3. Look at history of Notes to see if any previous issues were identified.
  4. Explain the purpose of the Notes and emphasize that only brief communication about degree planning should be included in the Notes section. Let students know that Notes cannot be deleted; so long communications or communication about topics other than degree planning should only be done by email, by phone or in face-to-face meetings.
  5. Look at Archived plans to see if the student has changed a previous academic plan significantly since last meeting with an Advisor. If so, inquire about the reasons for the change.
  6. Explain how to request a review of their plan through Student Planning. Note that we do not “Approve” or “Deny” courses as it is the students’ choice of what courses they register for.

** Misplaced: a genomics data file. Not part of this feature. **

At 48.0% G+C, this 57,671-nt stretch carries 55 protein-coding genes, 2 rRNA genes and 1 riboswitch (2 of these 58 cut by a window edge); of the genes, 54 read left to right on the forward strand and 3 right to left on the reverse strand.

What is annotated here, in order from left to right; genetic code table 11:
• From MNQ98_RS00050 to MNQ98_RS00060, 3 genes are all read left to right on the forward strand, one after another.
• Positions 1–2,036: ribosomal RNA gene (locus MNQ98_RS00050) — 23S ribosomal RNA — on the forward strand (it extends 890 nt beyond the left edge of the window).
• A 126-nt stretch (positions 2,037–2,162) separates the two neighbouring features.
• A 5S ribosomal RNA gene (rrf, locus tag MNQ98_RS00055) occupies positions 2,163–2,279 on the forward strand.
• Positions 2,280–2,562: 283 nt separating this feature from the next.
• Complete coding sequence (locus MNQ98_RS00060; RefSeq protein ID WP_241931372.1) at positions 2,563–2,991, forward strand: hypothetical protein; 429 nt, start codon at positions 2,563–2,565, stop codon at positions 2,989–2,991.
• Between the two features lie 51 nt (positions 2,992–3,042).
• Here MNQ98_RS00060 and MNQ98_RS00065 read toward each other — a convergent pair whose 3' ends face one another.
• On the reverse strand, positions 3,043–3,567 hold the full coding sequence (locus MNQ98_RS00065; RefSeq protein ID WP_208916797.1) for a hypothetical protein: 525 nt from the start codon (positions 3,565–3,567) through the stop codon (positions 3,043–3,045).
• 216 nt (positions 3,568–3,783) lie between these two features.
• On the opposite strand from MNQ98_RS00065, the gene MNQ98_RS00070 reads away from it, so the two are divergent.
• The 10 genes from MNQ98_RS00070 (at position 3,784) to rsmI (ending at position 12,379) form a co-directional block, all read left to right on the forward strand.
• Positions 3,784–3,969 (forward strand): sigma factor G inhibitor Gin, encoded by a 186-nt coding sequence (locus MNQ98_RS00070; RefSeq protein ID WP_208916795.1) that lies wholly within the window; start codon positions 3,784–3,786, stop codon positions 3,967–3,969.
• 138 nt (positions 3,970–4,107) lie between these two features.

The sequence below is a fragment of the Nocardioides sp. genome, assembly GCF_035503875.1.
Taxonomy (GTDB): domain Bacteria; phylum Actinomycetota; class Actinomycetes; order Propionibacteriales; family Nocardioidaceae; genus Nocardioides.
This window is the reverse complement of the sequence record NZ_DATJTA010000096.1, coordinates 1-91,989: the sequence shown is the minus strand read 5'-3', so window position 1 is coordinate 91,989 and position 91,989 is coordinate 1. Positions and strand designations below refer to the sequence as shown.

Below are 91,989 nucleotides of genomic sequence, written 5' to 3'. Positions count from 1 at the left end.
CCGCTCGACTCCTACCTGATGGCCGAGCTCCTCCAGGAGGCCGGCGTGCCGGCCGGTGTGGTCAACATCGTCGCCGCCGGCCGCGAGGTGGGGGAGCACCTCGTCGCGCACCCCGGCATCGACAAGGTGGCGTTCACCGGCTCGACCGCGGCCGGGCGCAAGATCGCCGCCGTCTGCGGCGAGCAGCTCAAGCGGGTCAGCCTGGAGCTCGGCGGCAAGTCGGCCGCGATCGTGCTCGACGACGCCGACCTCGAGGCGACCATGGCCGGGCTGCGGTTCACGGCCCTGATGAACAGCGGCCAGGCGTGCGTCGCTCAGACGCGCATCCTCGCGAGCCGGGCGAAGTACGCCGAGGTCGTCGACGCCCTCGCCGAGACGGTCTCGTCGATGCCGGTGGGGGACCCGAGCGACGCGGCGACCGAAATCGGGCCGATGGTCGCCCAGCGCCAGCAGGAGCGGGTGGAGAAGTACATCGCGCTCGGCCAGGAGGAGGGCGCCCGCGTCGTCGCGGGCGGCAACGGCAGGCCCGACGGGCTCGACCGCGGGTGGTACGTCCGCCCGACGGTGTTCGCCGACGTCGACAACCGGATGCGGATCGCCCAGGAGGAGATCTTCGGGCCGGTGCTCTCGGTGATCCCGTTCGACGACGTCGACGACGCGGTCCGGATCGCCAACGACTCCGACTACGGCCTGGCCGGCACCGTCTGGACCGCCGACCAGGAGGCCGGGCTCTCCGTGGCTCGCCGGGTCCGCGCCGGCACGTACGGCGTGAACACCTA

7. If appropriate in the context of why the student is meeting with an advisor in this appointment, introduce the option of being assigned to a particular advisor as an advisee.  Mention that one of the benefits specifically related to using Student Planning  - to set and accomplish certain academic goals - is they can easily communicate with their advisor to request a review of their current plan.  Many students appreciate the continuity and richness of an established advisor-advisee relationship and will likely choose to meet with you again in the future, not only for further degree planning but also to talk about occasional issues and challenges that arise in their time at University of Winnipeg.